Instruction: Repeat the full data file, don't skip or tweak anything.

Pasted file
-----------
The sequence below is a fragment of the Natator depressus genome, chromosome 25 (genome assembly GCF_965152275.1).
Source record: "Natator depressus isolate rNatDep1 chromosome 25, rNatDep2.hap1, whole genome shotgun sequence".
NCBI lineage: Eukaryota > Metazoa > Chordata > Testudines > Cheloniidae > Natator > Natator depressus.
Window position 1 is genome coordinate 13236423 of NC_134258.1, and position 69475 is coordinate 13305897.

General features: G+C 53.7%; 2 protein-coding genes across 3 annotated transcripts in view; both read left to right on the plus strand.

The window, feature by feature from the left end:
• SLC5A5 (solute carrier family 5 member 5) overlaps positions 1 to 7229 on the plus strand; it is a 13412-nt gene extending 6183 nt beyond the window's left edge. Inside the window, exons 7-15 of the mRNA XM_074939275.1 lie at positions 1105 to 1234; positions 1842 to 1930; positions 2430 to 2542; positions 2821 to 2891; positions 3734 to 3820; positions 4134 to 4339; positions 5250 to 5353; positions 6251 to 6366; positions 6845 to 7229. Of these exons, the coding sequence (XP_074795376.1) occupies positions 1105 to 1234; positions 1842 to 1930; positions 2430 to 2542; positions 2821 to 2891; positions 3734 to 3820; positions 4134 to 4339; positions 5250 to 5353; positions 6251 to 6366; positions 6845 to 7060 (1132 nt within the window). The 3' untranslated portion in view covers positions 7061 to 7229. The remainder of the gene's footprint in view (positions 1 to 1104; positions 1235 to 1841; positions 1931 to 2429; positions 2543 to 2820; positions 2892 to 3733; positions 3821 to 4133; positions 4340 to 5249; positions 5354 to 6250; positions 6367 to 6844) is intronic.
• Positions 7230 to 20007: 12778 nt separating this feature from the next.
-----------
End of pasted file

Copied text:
The sequence below is a fragment of the Natator depressus genome, chromosome 25 (genome assembly GCF_965152275.1).
Source record: "Natator depressus isolate rNatDep1 chromosome 25, rNatDep2.hap1, whole genome shotgun sequence".
NCBI lineage: Eukaryota > Metazoa > Chordata > Testudines > Cheloniidae > Natator > Natator depressus.
Window position 1 is genome coordinate 13236423 of NC_134258.1, and position 69475 is coordinate 13305897.

General features: G+C 53.7%; 2 protein-coding genes across 3 annotated transcripts in view; both read left to right on the plus strand.

The window, feature by feature from the left end:
• SLC5A5 (solute carrier family 5 member 5) overlaps positions 1 to 7229 on the plus strand; it is a 13412-nt gene extending 6183 nt beyond the window's left edge. Inside the window, exons 7-15 of the mRNA XM_074939275.1 lie at positions 1105 to 1234; positions 1842 to 1930; positions 2430 to 2542; positions 2821 to 2891; positions 3734 to 3820; positions 4134 to 4339; positions 5250 to 5353; positions 6251 to 6366; positions 6845 to 7229. Of these exons, the coding sequence (XP_074795376.1) occupies positions 1105 to 1234; positions 1842 to 1930; positions 2430 to 2542; positions 2821 to 2891; positions 3734 to 3820; positions 4134 to 4339; positions 5250 to 5353; positions 6251 to 6366; positions 6845 to 7060 (1132 nt within the window). The 3' untranslated portion in view covers positions 7061 to 7229. The remainder of the gene's footprint in view (positions 1 to 1104; positions 1235 to 1841; positions 1931 to 2429; positions 2543 to 2820; positions 2892 to 3733; positions 3821 to 4133; positions 4340 to 5249; positions 5354 to 6250; positions 6367 to 6844) is intronic.
• Positions 7230 to 20007: 12778 nt separating this feature from the next.